Sunday, May 19, 2013
Beauty and the Beasts
I get a long, and unapologetic, reply from UKIP head office. I had complained about their local candidate in the recent county council elections: his specious claims about levels of immigration into rural areas and, in particular, the line “they seem to be breeding more than the natives” to describe migrants in a letter to me.
The reply is from a man called Challice. It is full of the usual poison - the sort of stuff that you can find every day in the Daily Mail or on the Jeremy Vine show: scare-stories about Eastern European criminal gangs; the same old taproom casuistry and half-baked moans about Polish workers undercutting the indigenous population; no critique of the capitalist system that causes rampant and unchecked exploitation the world over; and no mention of the language his candidate used, which was the basis of my complaint in the first place. It is arrogant in tone: full of boasts about UKIP’s rise in popularity and concludes that if I do not like it, tough. The only point it does concede is that his candidate cannot write a coherent sentence.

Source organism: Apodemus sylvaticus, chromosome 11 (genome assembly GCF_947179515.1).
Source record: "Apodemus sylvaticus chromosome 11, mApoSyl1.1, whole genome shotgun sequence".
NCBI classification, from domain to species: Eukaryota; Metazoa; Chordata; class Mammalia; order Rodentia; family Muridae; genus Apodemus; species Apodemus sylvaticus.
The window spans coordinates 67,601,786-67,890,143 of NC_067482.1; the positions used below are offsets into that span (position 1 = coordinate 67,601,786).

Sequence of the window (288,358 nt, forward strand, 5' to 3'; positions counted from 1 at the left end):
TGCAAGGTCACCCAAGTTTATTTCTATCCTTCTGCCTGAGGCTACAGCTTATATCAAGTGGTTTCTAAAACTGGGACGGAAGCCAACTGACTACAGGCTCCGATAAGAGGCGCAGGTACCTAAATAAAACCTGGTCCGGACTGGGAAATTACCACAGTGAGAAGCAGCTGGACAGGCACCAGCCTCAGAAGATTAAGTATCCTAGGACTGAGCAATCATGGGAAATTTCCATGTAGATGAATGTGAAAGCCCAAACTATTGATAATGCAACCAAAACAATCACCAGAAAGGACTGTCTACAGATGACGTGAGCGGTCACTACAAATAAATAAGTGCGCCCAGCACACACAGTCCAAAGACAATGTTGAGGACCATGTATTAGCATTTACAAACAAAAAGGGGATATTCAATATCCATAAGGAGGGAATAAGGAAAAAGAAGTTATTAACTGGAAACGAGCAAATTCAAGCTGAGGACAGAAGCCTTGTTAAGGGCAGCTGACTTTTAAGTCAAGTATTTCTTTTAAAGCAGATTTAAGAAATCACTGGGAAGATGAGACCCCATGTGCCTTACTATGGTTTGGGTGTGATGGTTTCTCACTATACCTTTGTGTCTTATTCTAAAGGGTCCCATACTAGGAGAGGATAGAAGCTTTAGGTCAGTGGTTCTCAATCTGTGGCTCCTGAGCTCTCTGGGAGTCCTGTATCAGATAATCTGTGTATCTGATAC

I take the dogs for a walk through the local orchards to compose my thoughts and a reply. But it is blossom-time and, try as I might, I cannot focus on the bitter, rancorous notions of these uptight Little Englanders - they are at such a contrast to the beauty of the endless rows of white cherry and pink apple blossom. And, in the noonday sun, the overwhelmingly heady aroma of the blossoms makes any intention to write a lengthy response disappear. If UKIP have the time to write eight-paragraph emails, I do not: I have beetroot to plant.
So, when I get home, I send a short reply telling him to make the most of UKIP’s brief moment in the sun – it will not last. But then I remember that the candidate I complained about is now a councillor. Nearly two thousand people in my area voted for him on 2nd May to put him top of a poll of eight candidates. There is probably an historical precedent for majorities turning on minorities in hard economic times, but I cannot quite bring one to mind at the moment…
Perhaps I should not be so complacent. Perhaps in England we need to start following the example of the Scots in Edinburgh and let the Mosleyite Farage, and this other tribe of public school-educated bankers, know our feelings directly.